Birthdays are always a little bit of a conflicted time for me. It’s not that I’m tremendously concerned about the idea of getting older (though, seriously–what are these wrinkle thingamajiggers doing creeping up on my face?). It’s that I find it hard to avoid using the day as a natural pause to do some soul-searching, assessing the ways I’ve spent time and what I’ve managed to accomplish since the last such mile marker.
This year, I had one major goal: finish the current novel-in-progress. Obviously, I also needed to meet the goals of being a good editor at LAR, a good teacher to my students, a good partner to my husband, and a good friend to those I care about. But in terms of goals that were purely for my own sake–my totally selfish goals–I just wanted to finish this damn book.
Unlike the manuscript for my book Jacob Wrestling, which I completed in four exciting, inspired months, this book has been creeping along so slowly that it has begun resembling a three-toed sloth. I’d set myself a deadline of late June for finishing a full first draft of this novel, knowing that my heavy teaching schedule over the summer would prevent me from doing much writing. So I launched ahead, writing several thousand words each day, feeling pretty chuffed about my progress.
Soon, though, the process of running LAR intervened. Literary publishing is a tricky business. You’re not just reading and picking submissions. You’re copyediting them. Formatting them. Collecting contracts for them. You’re selling and fundraising, taking your journal to conferences and teaching workshops. You’re making presentations to boards and compiling Excel spreadsheets beyond believing. You’re scraping up your knuckles in the pouring rain while unloading boxes of books from shipping palettes. Is it worth every bit of effort? Yes. Yes, yes, yes. I’m honored every day that I get to edit LAR. But just when does the writing happen?
Then there’s teaching. I love teaching, and I love my students. It’s a pleasure to see my high schoolers become readers and thinkers. But teaching year-round, without the types of breaks in the public school system, underscores the question: when does the writing happen?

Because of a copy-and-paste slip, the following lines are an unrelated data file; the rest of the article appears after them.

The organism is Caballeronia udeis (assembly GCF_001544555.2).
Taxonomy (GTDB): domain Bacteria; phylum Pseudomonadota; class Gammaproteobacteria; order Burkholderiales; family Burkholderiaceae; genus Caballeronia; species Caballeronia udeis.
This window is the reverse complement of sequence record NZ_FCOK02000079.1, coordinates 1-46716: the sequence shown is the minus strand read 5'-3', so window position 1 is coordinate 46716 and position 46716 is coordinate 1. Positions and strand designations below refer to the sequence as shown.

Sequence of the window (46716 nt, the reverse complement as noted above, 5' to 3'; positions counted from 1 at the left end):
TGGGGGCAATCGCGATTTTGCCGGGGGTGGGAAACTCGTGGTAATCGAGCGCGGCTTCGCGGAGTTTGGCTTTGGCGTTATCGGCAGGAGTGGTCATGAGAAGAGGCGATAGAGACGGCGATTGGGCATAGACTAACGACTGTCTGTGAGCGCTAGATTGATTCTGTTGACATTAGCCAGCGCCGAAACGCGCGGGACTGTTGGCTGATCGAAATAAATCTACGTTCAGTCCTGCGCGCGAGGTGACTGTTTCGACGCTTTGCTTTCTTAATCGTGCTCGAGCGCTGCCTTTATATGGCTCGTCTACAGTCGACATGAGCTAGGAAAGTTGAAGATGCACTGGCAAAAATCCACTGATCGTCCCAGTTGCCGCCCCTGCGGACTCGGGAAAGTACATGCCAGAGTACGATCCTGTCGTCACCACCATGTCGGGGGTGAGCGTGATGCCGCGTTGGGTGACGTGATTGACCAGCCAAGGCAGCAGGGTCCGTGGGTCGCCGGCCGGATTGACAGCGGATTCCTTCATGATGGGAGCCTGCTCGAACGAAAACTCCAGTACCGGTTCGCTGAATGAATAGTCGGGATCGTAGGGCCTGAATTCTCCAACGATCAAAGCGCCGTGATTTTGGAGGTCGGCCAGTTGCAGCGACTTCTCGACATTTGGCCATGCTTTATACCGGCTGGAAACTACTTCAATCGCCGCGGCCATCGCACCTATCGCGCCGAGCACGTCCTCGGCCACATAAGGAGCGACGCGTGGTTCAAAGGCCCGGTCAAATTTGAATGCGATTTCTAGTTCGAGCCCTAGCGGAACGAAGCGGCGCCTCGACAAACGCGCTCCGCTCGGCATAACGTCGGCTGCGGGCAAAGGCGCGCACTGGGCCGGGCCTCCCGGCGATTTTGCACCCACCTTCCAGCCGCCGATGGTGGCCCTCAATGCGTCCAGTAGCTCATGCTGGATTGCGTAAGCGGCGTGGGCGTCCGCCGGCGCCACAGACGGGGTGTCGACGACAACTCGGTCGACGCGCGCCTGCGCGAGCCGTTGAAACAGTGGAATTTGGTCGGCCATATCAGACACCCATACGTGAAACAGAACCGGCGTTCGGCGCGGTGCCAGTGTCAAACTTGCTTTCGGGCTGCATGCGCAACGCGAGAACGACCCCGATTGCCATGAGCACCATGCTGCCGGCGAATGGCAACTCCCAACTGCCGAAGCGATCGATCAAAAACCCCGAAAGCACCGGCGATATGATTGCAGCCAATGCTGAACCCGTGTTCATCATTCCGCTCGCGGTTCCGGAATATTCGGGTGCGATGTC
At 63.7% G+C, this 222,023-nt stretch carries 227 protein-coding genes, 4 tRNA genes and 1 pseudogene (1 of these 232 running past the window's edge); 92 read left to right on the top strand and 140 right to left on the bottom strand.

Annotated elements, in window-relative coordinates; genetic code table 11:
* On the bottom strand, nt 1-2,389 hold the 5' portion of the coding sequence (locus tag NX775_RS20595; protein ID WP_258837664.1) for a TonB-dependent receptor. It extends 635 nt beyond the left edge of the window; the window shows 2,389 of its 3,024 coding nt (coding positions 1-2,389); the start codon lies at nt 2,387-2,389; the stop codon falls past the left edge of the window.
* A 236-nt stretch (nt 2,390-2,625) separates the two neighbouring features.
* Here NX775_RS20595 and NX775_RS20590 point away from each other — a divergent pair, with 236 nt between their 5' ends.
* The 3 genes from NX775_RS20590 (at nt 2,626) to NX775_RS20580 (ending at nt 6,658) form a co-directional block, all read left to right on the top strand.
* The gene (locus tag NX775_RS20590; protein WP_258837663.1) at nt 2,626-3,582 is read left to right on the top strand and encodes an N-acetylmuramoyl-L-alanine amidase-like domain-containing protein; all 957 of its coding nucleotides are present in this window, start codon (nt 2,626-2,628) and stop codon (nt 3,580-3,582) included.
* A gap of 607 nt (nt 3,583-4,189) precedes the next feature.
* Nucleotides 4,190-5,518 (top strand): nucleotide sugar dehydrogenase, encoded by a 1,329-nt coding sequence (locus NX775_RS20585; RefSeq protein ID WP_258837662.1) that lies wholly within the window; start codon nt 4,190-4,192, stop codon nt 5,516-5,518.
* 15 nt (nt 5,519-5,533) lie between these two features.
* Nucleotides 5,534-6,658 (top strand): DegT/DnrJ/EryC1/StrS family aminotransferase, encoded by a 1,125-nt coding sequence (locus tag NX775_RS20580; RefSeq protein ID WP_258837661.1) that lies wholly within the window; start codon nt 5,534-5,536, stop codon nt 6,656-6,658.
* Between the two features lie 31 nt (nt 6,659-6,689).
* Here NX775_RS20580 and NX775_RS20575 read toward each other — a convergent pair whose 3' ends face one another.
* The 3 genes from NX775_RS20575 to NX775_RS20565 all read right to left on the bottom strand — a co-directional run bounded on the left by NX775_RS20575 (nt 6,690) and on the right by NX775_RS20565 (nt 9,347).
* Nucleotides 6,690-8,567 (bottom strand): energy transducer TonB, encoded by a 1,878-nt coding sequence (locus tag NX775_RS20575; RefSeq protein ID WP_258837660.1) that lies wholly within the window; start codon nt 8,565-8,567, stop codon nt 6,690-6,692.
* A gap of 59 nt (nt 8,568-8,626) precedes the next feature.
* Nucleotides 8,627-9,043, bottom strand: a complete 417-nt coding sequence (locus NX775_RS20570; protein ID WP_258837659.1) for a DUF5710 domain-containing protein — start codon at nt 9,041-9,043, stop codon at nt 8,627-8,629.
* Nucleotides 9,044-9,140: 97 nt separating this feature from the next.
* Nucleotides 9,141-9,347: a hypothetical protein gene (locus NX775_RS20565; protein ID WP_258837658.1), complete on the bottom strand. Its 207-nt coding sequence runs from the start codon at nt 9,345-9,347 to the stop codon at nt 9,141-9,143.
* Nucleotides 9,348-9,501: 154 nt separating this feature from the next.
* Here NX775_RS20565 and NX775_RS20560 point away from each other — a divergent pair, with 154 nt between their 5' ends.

Certainly, other people–friends, coworkers–also need a good chunk of time. Someone needs help moving. Someone needs help editing. Someone needs you to meet an obligation for him or her, for good reasons or for frustrating ones. It’s important to me to be a caring person who will drop what I’m doing to help others when I’m needed, but when does the writing happen?
The writing didn’t happen. My manuscript sat untouched on my desk for four months. I don’t love looking back on my year and seeing that I failed to meet the goal of having the novel drafted in full because I didn’t manage my time well enough to accomplish my own work. But I’ve realized something (something that probably should have been obvious to me): no one else is going to make my writing a priority. Much as I would love others to lavish space and time on me to complete my work, it’s unreasonable to expect it. I am the one who has to say a firm no to extra obligations, and get this book written.
So I’m giving myself a birthday gift this year: time to finish this novel. I have set myself a word count goal for each day of November and December, and for the past 18 days, I’ve met my goals. I plan to keep meeting those goals regardless of obligations or requests that may creep up, and I will hit 80,000 words (and the end of the book) by New Year’s Eve. My house may be a mess. I may not exercise a bit in the next two months. I may not be able to help every person in my life in every way they might desire. But the writing? It’s going to happen.